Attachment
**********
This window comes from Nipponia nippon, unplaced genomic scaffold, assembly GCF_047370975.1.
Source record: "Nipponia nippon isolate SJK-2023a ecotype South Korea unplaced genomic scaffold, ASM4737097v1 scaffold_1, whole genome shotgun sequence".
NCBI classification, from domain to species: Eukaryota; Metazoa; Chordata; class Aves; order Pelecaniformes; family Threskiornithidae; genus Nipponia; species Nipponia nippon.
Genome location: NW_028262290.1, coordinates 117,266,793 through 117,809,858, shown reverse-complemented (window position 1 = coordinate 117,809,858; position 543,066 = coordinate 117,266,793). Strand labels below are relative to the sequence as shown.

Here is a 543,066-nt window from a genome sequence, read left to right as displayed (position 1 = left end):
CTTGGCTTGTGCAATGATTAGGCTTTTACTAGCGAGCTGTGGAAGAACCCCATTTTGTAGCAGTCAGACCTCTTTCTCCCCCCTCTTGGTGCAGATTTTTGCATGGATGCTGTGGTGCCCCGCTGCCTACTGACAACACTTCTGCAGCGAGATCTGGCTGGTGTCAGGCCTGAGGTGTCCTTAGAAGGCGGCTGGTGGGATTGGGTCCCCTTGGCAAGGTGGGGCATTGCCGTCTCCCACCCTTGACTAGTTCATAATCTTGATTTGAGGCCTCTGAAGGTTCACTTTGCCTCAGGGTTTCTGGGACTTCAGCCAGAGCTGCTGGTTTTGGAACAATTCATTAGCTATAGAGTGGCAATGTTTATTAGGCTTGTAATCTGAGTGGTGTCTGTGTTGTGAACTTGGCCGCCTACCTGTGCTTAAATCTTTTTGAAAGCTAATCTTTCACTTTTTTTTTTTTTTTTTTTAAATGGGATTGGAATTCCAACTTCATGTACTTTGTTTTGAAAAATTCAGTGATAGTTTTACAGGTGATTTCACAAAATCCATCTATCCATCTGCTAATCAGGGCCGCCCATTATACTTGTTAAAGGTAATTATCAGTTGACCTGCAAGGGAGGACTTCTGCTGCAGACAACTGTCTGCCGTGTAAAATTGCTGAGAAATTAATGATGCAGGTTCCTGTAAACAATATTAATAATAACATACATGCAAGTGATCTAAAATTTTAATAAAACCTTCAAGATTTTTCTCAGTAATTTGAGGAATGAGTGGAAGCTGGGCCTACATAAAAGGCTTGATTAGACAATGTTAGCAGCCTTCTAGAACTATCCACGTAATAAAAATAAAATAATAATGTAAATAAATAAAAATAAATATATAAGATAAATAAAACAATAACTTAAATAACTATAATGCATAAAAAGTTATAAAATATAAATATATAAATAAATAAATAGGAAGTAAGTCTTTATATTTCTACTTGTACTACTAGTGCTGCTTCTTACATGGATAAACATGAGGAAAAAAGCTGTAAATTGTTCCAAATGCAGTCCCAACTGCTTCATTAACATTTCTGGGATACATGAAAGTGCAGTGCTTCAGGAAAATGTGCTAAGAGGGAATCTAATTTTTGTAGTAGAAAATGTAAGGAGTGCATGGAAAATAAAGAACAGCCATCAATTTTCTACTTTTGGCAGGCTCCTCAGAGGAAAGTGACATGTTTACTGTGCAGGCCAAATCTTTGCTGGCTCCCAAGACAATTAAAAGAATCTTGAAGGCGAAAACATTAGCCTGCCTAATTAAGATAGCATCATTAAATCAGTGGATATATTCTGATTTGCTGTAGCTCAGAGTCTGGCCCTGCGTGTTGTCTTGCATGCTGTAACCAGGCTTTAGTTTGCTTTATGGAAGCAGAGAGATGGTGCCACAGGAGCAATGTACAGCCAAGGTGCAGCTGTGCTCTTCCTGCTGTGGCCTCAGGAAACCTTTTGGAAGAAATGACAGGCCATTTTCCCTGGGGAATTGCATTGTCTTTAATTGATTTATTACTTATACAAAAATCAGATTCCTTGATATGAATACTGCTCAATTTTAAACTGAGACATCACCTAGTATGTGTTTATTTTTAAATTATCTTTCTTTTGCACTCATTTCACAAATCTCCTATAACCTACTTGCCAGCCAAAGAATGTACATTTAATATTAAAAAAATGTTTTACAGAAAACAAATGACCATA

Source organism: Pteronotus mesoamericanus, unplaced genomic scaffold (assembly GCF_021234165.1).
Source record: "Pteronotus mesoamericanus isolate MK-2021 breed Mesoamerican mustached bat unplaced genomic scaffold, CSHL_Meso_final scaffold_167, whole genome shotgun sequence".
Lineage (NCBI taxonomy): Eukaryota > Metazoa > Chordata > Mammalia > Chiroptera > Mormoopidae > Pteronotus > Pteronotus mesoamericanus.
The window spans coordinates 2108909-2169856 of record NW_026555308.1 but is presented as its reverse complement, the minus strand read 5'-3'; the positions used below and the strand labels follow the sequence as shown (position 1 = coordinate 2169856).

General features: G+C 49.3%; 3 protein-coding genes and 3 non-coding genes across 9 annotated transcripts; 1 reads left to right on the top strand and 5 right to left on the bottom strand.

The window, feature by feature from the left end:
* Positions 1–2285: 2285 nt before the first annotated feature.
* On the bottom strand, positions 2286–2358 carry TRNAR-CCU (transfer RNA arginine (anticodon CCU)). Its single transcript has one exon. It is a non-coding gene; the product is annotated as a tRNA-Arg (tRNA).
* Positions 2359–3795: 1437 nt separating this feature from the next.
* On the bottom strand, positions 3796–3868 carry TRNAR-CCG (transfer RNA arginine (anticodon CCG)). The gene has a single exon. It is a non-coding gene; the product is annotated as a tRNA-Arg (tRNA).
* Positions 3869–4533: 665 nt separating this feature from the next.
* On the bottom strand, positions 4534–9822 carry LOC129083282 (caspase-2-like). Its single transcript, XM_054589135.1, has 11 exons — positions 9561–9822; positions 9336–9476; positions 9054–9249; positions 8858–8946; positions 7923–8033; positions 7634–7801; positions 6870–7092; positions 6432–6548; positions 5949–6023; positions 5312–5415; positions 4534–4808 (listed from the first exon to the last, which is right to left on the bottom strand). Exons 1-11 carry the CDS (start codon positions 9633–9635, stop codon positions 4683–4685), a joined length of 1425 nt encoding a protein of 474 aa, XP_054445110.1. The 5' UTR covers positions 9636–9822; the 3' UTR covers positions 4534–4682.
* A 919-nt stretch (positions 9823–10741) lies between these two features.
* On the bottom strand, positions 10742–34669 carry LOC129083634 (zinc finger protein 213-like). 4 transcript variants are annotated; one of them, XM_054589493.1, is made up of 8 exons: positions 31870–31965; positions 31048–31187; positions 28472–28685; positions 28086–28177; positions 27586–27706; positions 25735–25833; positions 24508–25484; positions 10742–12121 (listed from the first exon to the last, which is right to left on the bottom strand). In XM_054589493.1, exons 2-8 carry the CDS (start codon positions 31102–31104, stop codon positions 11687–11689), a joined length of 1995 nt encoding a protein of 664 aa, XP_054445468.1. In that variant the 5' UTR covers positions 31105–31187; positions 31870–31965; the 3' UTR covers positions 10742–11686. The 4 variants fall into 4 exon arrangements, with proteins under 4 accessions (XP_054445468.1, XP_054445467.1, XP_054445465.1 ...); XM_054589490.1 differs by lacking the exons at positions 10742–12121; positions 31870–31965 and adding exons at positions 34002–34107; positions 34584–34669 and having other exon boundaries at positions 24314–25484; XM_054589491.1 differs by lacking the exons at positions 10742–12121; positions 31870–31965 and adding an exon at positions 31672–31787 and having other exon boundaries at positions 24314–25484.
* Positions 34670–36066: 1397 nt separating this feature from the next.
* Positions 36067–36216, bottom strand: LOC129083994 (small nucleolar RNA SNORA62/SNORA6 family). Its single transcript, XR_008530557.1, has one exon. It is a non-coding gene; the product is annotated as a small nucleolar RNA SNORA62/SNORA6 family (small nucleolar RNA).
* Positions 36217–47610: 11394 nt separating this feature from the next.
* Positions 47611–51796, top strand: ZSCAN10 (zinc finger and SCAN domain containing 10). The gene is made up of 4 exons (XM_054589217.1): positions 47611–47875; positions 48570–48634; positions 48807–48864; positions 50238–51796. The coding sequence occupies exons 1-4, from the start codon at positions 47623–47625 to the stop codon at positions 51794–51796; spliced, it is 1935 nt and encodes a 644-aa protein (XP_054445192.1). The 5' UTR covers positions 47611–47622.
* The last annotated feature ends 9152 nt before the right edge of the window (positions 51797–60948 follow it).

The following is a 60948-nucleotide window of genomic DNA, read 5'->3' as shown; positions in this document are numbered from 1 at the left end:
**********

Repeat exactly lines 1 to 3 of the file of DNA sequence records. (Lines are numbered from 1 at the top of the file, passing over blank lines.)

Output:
This window comes from Nipponia nippon, unplaced genomic scaffold, assembly GCF_047370975.1.
Source record: "Nipponia nippon isolate SJK-2023a ecotype South Korea unplaced genomic scaffold, ASM4737097v1 scaffold_1, whole genome shotgun sequence".
NCBI classification, from domain to species: Eukaryota; Metazoa; Chordata; class Aves; order Pelecaniformes; family Threskiornithidae; genus Nipponia; species Nipponia nippon.